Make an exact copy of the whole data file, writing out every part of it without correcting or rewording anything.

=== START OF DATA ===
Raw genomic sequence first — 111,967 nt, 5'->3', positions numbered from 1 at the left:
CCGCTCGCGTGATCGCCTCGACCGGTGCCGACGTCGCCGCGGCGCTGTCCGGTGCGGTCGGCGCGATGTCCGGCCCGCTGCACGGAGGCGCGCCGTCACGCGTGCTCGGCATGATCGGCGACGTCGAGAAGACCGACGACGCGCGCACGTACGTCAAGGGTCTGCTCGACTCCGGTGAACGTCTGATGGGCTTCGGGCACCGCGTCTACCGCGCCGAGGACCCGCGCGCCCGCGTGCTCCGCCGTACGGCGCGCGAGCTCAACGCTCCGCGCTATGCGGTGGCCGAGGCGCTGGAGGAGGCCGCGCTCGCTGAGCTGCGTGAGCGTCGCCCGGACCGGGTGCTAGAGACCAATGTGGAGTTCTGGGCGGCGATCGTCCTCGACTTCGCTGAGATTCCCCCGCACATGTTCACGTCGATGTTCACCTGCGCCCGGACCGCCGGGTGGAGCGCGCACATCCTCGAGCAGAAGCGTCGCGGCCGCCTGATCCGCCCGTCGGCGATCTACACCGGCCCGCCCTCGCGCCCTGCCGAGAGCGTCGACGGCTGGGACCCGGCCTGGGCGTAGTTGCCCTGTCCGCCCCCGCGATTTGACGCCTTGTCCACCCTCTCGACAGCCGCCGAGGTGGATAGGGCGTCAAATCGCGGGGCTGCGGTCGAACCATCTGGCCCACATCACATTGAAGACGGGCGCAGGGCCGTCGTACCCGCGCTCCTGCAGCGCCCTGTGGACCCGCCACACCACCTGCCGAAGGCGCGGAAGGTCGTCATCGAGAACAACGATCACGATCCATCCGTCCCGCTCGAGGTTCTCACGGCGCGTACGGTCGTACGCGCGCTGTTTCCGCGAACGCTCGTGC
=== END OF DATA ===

Raw genomic sequence first — 111,967 nt, 5'->3', positions numbered from 1 at the left:
CCGCTCGCGTGATCGCCTCGACCGGTGCCGACGTCGCCGCGGCGCTGTCCGGTGCGGTCGGCGCGATGTCCGGCCCGCTGCACGGAGGCGCGCCGTCACGCGTGCTCGGCATGATCGGCGACGTCGAGAAGACCGACGACGCGCGCACGTACGTCAAGGGTCTGCTCGACTCCGGTGAACGTCTGATGGGCTTCGGGCACCGCGTCTACCGCGCCGAGGACCCGCGCGCCCGCGTGCTCCGCCGTACGGCGCGCGAGCTCAACGCTCCGCGCTATGCGGTGGCCGAGGCGCTGGAGGAGGCCGCGCTCGCTGAGCTGCGTGAGCGTCGCCCGGACCGGGTGCTAGAGACCAATGTGGAGTTCTGGGCGGCGATCGTCCTCGACTTCGCTGAGATTCCCCCGCACATGTTCACGTCGATGTTCACCTGCGCCCGGACCGCCGGGTGGAGCGCGCACATCCTCGAGCAGAAGCGTCGCGGCCGCCTGATCCGCCCGTCGGCGATCTACACCGGCCCGCCCTCGCGCCCTGCCGAGAGCGTCGACGGCTGGGACCCGGCCTGGGCGTAGTTGCCCTGTCCGCCCCCGCGATTTGACGCCTTGTCCACCCTCTCGACAGCCGCCGAGGTGGATAGGGCGTCAAATCGCGGGGCTGCGGTCGAACCATCTGGCCCACATCACATTGAAGACGGGCGCAGGGCCGTCGTACCCGCGCTCCTGCAGCGCCCTGTGGACCCGCCACACCACCTGCCGAAGGCGCGGAAGGTCGTCATCGAGAACAACGATCACGATCCATCCGTCCCGCTCGAGGTTCTCACGGCGCGTACGGTCGTACGCGCGCTGTTTCCGCGAACGCTCGTGC